New York : 9-month extension of TPS will benefit foreigners from El Salvador, Honduras, Nicaragua, Haiti, Nepal and Sudan

New York :

By Ana Milena Varón

LOS ANGELES – The nine-month extension of the Temporary Protected Status (TPS) for some 400,000 foreigners it is a relief in the struggle of these immigrants, who assure that they will not stop until they get their permanent residence, and they hope to have the support of the president-elect, Joe Biden, to make it.

“We are winning in small steps, this forced decision of the government is the demonstration that together we can achieve a lot, and we have gained visibility,” Julio Pérez, a Salvadoran who has benefited from TPS since 2001, told Efe.

In the last hours, the United States Government announced the extension until October 2021 of the TPS for citizens of El Salvador, Honduras, Nicaragua, Haiti, Nepal and Sudan, which was due to end next month.


From his maintenance job at Harvard University, The Cuscatleco claims to feel satisfied by the nine-month extension given by the Government of President Donald Trump as a result of a lawsuit established by beneficiaries of the program and their citizen children who were affected by the termination of the protection.

The decision covers the citizens of El Salvador, Honduras, Nicaragua, Haiti, Nepal and Sudan, which would lose protection in less than a month.

Pérez emphasizes that this extension was not a gift from the White House, nor from the management of any foreign government, but rather from the resistance created from many fronts by the “Tepesianos” themselves, as the beneficiaries of this protection are known. .

The immigrant did his part by leaving his job for more than eight weeks to drive a bus that took a group of 20 beneficiaries across the nation to seek voter support for his cause.

“It was sacrificing a few days of salary, and risking my health, but for my family I had to do it. My work permit expired on January 4 and I was going to be unemployed and without a livelihood for my home, ”explains the 50-year-old Cuscatleco, who arrived in the United States in 1993.

At the other end of the country, Patricia Hernández thanks Pérez and all the activists for their efforts to achieve this extension.

“Horrible, it’s been maddening all this time. Walking around seeing what is done, where we are going ”, confesses the immigrant from El Salvador, and a resident of Portland, Oregon.

Since the announcement of the cancellation of TPS for Salvadorans at the end of 2017, Hernández has been thinking about what to do with his “Pupusería Migueleña” food truck.

“It is a lifetime’s work, I did not want to sell it because not only do I depend on this business, I employ five families,” says the 57-year-old merchant.

It is this message of economic contribution, and in front of essential jobs that has been resounding across the nation since the Trump Administration decided to charge against the program.


Pablo Alvarado, director of the National Network of Day Laborers (NDLON), the organization that supported the lawsuit against the White House decision to end the amparo, warns that the TPS survived the Trump government thanks to the actions of the “Tepesian” people.

“Others are not going to do things for us, this has become clear to us,” insists Alvarado.

With this in mind, the “Tepesians” who were very active in the last presidential elections are heading to Georgia to expand their efforts and encourage the Latino vote in the decisive elections next January for two seats in the federal Senate, and that could tip the balance in favor of the Democrats.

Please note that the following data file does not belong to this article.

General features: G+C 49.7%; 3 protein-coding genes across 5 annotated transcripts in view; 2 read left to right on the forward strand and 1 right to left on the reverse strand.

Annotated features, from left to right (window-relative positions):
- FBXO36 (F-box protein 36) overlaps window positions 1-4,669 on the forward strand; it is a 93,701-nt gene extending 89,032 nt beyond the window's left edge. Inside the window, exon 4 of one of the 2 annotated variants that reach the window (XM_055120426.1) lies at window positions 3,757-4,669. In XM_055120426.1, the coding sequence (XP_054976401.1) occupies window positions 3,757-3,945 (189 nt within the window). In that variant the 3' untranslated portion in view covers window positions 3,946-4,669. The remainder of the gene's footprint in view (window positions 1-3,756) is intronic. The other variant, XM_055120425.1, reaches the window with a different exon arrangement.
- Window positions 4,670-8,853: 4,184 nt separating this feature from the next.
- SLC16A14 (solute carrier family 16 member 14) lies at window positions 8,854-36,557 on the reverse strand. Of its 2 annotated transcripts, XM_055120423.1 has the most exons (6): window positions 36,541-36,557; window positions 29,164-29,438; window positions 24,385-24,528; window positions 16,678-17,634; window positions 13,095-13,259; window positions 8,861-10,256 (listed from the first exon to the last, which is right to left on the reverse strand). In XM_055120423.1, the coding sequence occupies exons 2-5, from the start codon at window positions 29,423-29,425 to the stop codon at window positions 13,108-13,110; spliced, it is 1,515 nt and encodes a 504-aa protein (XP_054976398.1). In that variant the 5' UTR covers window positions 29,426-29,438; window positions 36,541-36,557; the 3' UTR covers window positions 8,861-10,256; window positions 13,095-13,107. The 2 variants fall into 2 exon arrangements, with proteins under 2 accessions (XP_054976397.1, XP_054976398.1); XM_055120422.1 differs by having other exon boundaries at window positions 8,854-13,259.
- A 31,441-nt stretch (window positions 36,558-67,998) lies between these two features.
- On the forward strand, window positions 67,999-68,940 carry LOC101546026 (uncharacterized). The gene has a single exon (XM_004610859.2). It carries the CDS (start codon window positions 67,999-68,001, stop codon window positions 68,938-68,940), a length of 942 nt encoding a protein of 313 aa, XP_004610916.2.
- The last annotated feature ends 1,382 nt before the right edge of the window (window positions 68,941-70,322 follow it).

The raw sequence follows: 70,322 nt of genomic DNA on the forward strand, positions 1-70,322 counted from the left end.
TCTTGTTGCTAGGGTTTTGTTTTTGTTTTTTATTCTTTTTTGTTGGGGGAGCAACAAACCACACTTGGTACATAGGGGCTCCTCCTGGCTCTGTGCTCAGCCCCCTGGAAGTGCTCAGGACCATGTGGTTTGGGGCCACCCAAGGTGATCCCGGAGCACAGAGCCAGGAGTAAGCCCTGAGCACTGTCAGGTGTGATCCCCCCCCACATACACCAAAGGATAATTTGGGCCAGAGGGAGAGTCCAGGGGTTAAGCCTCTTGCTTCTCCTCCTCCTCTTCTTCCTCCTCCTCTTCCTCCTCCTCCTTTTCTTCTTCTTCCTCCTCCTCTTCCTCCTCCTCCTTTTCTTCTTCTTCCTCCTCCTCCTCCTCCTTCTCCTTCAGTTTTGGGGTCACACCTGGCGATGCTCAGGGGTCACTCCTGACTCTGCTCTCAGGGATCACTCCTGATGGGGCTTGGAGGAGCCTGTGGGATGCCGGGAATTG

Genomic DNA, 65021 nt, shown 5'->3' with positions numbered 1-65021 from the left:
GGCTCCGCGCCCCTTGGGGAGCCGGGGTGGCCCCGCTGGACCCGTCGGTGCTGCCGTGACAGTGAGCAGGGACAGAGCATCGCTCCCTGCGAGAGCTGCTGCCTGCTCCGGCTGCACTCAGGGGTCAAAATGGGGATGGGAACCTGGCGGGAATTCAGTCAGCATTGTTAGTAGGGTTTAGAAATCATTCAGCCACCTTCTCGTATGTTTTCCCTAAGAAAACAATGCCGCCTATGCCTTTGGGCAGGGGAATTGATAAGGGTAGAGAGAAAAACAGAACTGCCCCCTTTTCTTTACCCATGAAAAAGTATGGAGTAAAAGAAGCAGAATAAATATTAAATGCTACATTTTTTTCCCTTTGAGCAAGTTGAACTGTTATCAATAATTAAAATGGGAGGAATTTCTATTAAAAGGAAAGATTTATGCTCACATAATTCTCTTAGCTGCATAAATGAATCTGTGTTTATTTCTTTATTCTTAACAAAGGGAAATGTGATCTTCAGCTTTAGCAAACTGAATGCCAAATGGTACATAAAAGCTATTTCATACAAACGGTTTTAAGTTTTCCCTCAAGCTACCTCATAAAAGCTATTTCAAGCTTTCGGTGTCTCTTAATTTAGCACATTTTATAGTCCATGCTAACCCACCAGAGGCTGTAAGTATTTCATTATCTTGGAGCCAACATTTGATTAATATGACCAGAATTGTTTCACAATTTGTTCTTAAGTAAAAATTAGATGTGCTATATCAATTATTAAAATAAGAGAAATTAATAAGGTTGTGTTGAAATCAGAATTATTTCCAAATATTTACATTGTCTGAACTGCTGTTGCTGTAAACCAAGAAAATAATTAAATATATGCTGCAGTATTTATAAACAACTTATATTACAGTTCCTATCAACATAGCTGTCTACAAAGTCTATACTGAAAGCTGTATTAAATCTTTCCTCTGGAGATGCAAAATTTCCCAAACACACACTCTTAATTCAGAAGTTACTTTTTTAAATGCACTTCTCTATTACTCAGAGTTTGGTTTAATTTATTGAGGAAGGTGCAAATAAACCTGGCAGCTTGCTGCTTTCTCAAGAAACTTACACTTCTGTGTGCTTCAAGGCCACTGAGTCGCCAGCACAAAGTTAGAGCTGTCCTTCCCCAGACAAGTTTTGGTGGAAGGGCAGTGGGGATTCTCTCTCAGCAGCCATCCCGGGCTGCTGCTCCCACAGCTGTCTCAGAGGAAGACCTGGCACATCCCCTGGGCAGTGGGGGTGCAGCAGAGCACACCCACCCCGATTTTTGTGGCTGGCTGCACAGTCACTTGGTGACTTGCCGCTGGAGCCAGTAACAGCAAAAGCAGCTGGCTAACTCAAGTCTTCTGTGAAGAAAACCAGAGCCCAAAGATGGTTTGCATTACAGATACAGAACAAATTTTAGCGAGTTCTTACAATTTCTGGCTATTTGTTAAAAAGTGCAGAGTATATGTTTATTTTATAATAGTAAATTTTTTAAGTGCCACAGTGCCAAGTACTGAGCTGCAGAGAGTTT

All this work is focused on charging in Congress and the president-elect a permanent solution, the director of NDLON decides.


In this sense, Oscar Chacón, executive director of Alianza Américas, which groups together a large number of pro-immigrant organizations, adds that the new government and even President Donald Trump are already being asked to proclaim a new TPS for those affected by the hurricanes. IOTA and ETA.

In a public letter signed by 230 organizations, activists are calling for immediate protection for immigrants from Nicaragua, El Salvador, Honduras and Guatemala affected by these natural phenomena.

“These hurricanes left a humanitarian crisis, and we need relief again in the form of TPS,” said Chacón in statements to Efe.

There are currently some 400,000 people, from a dozen countries designated by Washington for the program. The largest groups in TPS are Salvadorans with some 250,000 people, Hondurans with 75,000, and Haitians with 50,000 beneficiaries.

The new TPS would not be the only front on which activists are asking the new government for help.

Chacón indicated that an urgent education campaign is needed for state entities such as vehicle departments and employers to accept the new extension that will be published in the Federal Register.

“We have heard complaints from public officials who do not respect Federal Register publications, they do not even know what that is, so we want the order to come from the president himself so that they are educated on this issue,” denounces Chacón.

For his part, Alvarado hopes that the new government will desist from continuing with the judicial process against the TPS. However, it clarifies that the activists have continued with the legal process that finally achieved the new extension.

Pérez knows that many obstacles are still on the way, but he knows that he has already won a very important one, the admiration of his only son, Moises Gabriel Pérez, a 15-year-old man born in the United States, who yesterday told him: “Dad, all that effort in the streets was very helpful, for now we are not going to leave.

“Those words were very encouraging to me. Now our goal is to help in Georgia and then to get to the White House, and again in Congress to talk about our situation, “he concluded.

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